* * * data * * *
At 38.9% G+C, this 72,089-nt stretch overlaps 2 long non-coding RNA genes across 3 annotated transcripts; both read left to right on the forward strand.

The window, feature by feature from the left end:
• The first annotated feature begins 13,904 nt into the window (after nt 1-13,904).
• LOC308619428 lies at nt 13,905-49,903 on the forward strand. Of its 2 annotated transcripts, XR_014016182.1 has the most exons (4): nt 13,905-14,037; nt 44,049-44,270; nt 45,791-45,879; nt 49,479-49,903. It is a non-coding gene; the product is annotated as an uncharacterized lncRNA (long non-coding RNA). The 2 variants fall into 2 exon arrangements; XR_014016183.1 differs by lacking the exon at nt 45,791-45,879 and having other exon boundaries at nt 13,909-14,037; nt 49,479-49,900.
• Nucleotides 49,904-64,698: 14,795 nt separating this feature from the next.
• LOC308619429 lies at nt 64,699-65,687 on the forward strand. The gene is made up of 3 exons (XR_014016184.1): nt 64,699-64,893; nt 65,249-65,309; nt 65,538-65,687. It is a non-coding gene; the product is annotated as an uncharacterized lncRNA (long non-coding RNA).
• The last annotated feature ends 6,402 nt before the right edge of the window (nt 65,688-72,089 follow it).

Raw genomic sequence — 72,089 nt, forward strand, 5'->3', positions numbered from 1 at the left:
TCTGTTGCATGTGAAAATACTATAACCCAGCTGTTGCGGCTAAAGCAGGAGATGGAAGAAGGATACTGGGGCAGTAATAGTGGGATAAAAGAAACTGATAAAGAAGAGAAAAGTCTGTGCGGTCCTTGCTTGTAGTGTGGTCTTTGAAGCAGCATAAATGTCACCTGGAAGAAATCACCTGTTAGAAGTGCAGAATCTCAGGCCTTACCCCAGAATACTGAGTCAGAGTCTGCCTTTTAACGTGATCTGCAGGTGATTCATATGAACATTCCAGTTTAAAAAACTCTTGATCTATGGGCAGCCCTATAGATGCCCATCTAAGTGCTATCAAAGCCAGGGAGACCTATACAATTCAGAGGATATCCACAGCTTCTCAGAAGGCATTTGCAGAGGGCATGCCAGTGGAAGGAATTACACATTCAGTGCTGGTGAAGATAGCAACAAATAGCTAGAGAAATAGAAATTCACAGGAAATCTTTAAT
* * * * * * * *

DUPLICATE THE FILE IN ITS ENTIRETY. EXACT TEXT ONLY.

At 38.9% G+C, this 72,089-nt stretch overlaps 2 long non-coding RNA genes across 3 annotated transcripts; both read left to right on the forward strand.

The window, feature by feature from the left end:
• The first annotated feature begins 13,904 nt into the window (after nt 1-13,904).
• LOC308619428 lies at nt 13,905-49,903 on the forward strand. Of its 2 annotated transcripts, XR_014016182.1 has the most exons (4): nt 13,905-14,037; nt 44,049-44,270; nt 45,791-45,879; nt 49,479-49,903. It is a non-coding gene; the product is annotated as an uncharacterized lncRNA (long non-coding RNA). The 2 variants fall into 2 exon arrangements; XR_014016183.1 differs by lacking the exon at nt 45,791-45,879 and having other exon boundaries at nt 13,909-14,037; nt 49,479-49,900.
• Nucleotides 49,904-64,698: 14,795 nt separating this feature from the next.
• LOC308619429 lies at nt 64,699-65,687 on the forward strand. The gene is made up of 3 exons (XR_014016184.1): nt 64,699-64,893; nt 65,249-65,309; nt 65,538-65,687. It is a non-coding gene; the product is annotated as an uncharacterized lncRNA (long non-coding RNA).
• The last annotated feature ends 6,402 nt before the right edge of the window (nt 65,688-72,089 follow it).

Raw genomic sequence — 72,089 nt, forward strand, 5'->3', positions numbered from 1 at the left:
TCTGTTGCATGTGAAAATACTATAACCCAGCTGTTGCGGCTAAAGCAGGAGATGGAAGAAGGATACTGGGGCAGTAATAGTGGGATAAAAGAAACTGATAAAGAAGAGAAAAGTCTGTGCGGTCCTTGCTTGTAGTGTGGTCTTTGAAGCAGCATAAATGTCACCTGGAAGAAATCACCTGTTAGAAGTGCAGAATCTCAGGCCTTACCCCAGAATACTGAGTCAGAGTCTGCCTTTTAACGTGATCTGCAGGTGATTCATATGAACATTCCAGTTTAAAAAACTCTTGATCTATGGGCAGCCCTATAGATGCCCATCTAAGTGCTATCAAAGCCAGGGAGACCTATACAATTCAGAGGATATCCACAGCTTCTCAGAAGGCATTTGCAGAGGGCATGCCAGTGGAAGGAATTACACATTCAGTGCTGGTGAAGATAGCAACAAATAGCTAGAGAAATAGAAATTCACAGGAAATCTTTAAT